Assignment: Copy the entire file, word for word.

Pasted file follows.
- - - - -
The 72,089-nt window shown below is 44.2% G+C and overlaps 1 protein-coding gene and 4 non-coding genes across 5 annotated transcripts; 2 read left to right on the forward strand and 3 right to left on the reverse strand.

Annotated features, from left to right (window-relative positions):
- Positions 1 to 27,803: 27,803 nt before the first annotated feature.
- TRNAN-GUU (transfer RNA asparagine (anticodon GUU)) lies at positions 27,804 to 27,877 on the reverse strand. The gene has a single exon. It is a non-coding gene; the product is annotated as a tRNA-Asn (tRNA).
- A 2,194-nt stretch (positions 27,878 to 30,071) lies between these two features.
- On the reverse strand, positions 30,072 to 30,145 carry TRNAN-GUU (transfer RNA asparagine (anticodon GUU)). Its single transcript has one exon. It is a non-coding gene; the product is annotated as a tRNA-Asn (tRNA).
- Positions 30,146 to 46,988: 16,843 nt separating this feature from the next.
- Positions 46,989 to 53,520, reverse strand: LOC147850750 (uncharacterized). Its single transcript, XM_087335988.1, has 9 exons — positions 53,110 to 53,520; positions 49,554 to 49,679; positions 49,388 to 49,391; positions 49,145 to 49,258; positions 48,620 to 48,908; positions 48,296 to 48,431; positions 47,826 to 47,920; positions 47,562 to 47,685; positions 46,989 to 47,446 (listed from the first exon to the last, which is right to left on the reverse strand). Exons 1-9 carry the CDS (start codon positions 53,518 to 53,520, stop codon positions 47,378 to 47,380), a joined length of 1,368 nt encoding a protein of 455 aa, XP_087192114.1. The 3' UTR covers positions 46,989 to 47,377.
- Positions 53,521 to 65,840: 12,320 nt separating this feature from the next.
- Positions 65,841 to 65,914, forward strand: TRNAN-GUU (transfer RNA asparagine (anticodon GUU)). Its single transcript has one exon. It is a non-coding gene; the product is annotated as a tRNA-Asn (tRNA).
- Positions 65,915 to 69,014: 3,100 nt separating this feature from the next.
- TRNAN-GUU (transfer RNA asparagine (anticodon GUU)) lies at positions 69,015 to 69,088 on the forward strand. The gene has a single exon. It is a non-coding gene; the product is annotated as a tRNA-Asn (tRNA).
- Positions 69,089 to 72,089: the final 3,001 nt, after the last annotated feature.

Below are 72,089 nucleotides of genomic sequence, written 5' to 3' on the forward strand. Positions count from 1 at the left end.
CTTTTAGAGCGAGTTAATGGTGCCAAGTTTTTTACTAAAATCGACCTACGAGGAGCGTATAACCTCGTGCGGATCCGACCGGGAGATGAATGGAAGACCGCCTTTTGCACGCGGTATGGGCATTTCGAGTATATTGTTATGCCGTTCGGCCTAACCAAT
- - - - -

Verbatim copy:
The 72,089-nt window shown below is 44.2% G+C and overlaps 1 protein-coding gene and 4 non-coding genes across 5 annotated transcripts; 2 read left to right on the forward strand and 3 right to left on the reverse strand.

Annotated features, from left to right (window-relative positions):
- Positions 1 to 27,803: 27,803 nt before the first annotated feature.
- TRNAN-GUU (transfer RNA asparagine (anticodon GUU)) lies at positions 27,804 to 27,877 on the reverse strand. The gene has a single exon. It is a non-coding gene; the product is annotated as a tRNA-Asn (tRNA).
- A 2,194-nt stretch (positions 27,878 to 30,071) lies between these two features.
- On the reverse strand, positions 30,072 to 30,145 carry TRNAN-GUU (transfer RNA asparagine (anticodon GUU)). Its single transcript has one exon. It is a non-coding gene; the product is annotated as a tRNA-Asn (tRNA).
- Positions 30,146 to 46,988: 16,843 nt separating this feature from the next.
- Positions 46,989 to 53,520, reverse strand: LOC147850750 (uncharacterized). Its single transcript, XM_087335988.1, has 9 exons — positions 53,110 to 53,520; positions 49,554 to 49,679; positions 49,388 to 49,391; positions 49,145 to 49,258; positions 48,620 to 48,908; positions 48,296 to 48,431; positions 47,826 to 47,920; positions 47,562 to 47,685; positions 46,989 to 47,446 (listed from the first exon to the last, which is right to left on the reverse strand). Exons 1-9 carry the CDS (start codon positions 53,518 to 53,520, stop codon positions 47,378 to 47,380), a joined length of 1,368 nt encoding a protein of 455 aa, XP_087192114.1. The 3' UTR covers positions 46,989 to 47,377.
- Positions 53,521 to 65,840: 12,320 nt separating this feature from the next.
- Positions 65,841 to 65,914, forward strand: TRNAN-GUU (transfer RNA asparagine (anticodon GUU)). Its single transcript has one exon. It is a non-coding gene; the product is annotated as a tRNA-Asn (tRNA).
- Positions 65,915 to 69,014: 3,100 nt separating this feature from the next.
- TRNAN-GUU (transfer RNA asparagine (anticodon GUU)) lies at positions 69,015 to 69,088 on the forward strand. The gene has a single exon. It is a non-coding gene; the product is annotated as a tRNA-Asn (tRNA).
- Positions 69,089 to 72,089: the final 3,001 nt, after the last annotated feature.

Below are 72,089 nucleotides of genomic sequence, written 5' to 3' on the forward strand. Positions count from 1 at the left end.
CTTTTAGAGCGAGTTAATGGTGCCAAGTTTTTTACTAAAATCGACCTACGAGGAGCGTATAACCTCGTGCGGATCCGACCGGGAGATGAATGGAAGACCGCCTTTTGCACGCGGTATGGGCATTTCGAGTATATTGTTATGCCGTTCGGCCTAACCAAT